If we can cook it, you can cook it!

Pasta alla Puttanesca with (or without) Shrimp

Pasta alla Puttanesca with (or without) Shrimp
Spread the love

I am making a concerted effort to put some great vegetarian recipes together for all kinds of reasons—health, being eco-friendly and just giving us all more options for terrific meals.  And there’s another great reason to cook this right now.  It’s Lent!  Aside from its name, which is anything but holy, this does satisfy lenten requirements to eat more seafood and less meat.  Even though, it’s too delicious to be called penitent.   The recipe, which came out of  “Fine Cooking” magazine a couple of years ago, is a fantastic discovery.  You can satisfy your vegetarian eaters with its spicy full-on flavor and/or you can take it to another level by adding some sweet and tender shrimp in the last few minutes.  So one dish can be served two ways—at the same seating.  It’s perfect for families where increasingly there’s a vegetarian at the table.

Puttanesca” is a famous pasta sauce with a bawdy back story that may not be altogether true.  “Putta” means ‘whore’ in Italian and “Puttanesca” means in the style of the whore.   I’d always heard that Roman street prostitutes threw this dish together between assignations.  However, doing some poking around for this post, I found a couple of other suggestions as to its origins.  First of all, it’s relatively new and didn’t appear in the vocabulary of Italian cuisine until 1961!  And forget about Roman roots, Sicily and Naples get credit for a sauce that’s exactly the same in everything but its name.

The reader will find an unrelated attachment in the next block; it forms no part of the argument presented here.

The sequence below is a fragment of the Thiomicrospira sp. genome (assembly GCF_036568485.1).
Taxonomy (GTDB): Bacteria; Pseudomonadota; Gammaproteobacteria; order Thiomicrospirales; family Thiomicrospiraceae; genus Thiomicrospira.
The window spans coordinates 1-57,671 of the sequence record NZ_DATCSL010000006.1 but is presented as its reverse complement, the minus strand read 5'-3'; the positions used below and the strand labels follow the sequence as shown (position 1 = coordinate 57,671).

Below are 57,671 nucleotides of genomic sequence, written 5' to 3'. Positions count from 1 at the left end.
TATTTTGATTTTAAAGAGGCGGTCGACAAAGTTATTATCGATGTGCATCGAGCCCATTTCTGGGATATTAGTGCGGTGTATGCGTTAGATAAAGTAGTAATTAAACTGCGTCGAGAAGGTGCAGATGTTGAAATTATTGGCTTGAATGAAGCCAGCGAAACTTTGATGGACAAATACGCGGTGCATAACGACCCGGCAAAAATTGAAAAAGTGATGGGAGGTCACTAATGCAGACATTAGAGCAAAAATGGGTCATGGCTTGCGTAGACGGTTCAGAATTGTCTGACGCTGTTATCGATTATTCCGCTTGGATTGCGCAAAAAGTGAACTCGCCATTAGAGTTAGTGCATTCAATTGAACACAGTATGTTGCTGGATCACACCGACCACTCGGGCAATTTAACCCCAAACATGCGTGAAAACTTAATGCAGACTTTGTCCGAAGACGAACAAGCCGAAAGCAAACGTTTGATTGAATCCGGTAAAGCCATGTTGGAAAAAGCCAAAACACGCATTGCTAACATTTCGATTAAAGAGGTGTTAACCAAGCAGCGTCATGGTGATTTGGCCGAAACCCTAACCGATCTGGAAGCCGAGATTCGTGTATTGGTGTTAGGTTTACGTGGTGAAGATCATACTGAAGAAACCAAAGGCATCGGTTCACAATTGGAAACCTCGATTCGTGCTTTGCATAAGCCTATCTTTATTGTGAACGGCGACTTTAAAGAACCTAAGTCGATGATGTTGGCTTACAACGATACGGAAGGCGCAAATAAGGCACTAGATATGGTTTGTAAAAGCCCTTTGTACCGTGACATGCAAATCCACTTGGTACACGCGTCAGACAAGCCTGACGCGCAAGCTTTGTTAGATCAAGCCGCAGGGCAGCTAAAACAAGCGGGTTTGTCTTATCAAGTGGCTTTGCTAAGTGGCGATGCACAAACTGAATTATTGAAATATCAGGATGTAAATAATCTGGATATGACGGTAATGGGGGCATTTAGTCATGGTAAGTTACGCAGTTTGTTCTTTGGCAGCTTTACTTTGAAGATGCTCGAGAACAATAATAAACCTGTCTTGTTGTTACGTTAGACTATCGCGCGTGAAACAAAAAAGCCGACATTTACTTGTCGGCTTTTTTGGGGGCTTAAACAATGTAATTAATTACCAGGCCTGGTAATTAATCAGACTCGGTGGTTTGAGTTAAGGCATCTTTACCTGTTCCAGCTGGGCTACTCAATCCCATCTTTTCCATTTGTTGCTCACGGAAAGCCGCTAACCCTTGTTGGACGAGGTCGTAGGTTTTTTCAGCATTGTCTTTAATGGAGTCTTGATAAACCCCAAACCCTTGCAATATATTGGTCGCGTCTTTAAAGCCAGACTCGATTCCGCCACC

There’s another intriguing story that I found very plausible. According to Annarita Cuomo, writer for Il Golfo, a newspaper serving the Italian islands of Ischia and Procida,  Puttanesca sauce was invented in the 1950s by Sandro Petti, co-owner of O Rancio Fellone, a famous Ischian restaurant and nightspot. The moment of inspiration came, according to Cuomo, when near closing time one evening, Petti found a group of hungry friends sitting at one of his tables. Petti was low on ingredients and told them he didn’t have enough to make them a meal. They complained that it was late and they were hungry. “Facci una puttanata qualsiasi” which, at it most polite, translates to “make any kind of garbage”.  In this usage, puttanata is a noun meaning something worthless or something easy to prepare.  At the time, Petti had nothing more than four tomatoes, two olives and some capers; the basic ingredients for the sauce. “So I used them to make the sauce for the spaghetti,” Petti told Cuomo.  Later, Petti added the dish to his menu and listed it as “Spaghetti alla Puttanesca

Now that you’ve had your Italian lesson for the day, enjoy this very easily prepared dish in about 30 minutes.  It’s great with or without the shrimp.  It’s also great with or without the black olives—although it’s not authentic without them.  However, in our house, black olives are off the menu.  So I made it without.  Here’s the recipe: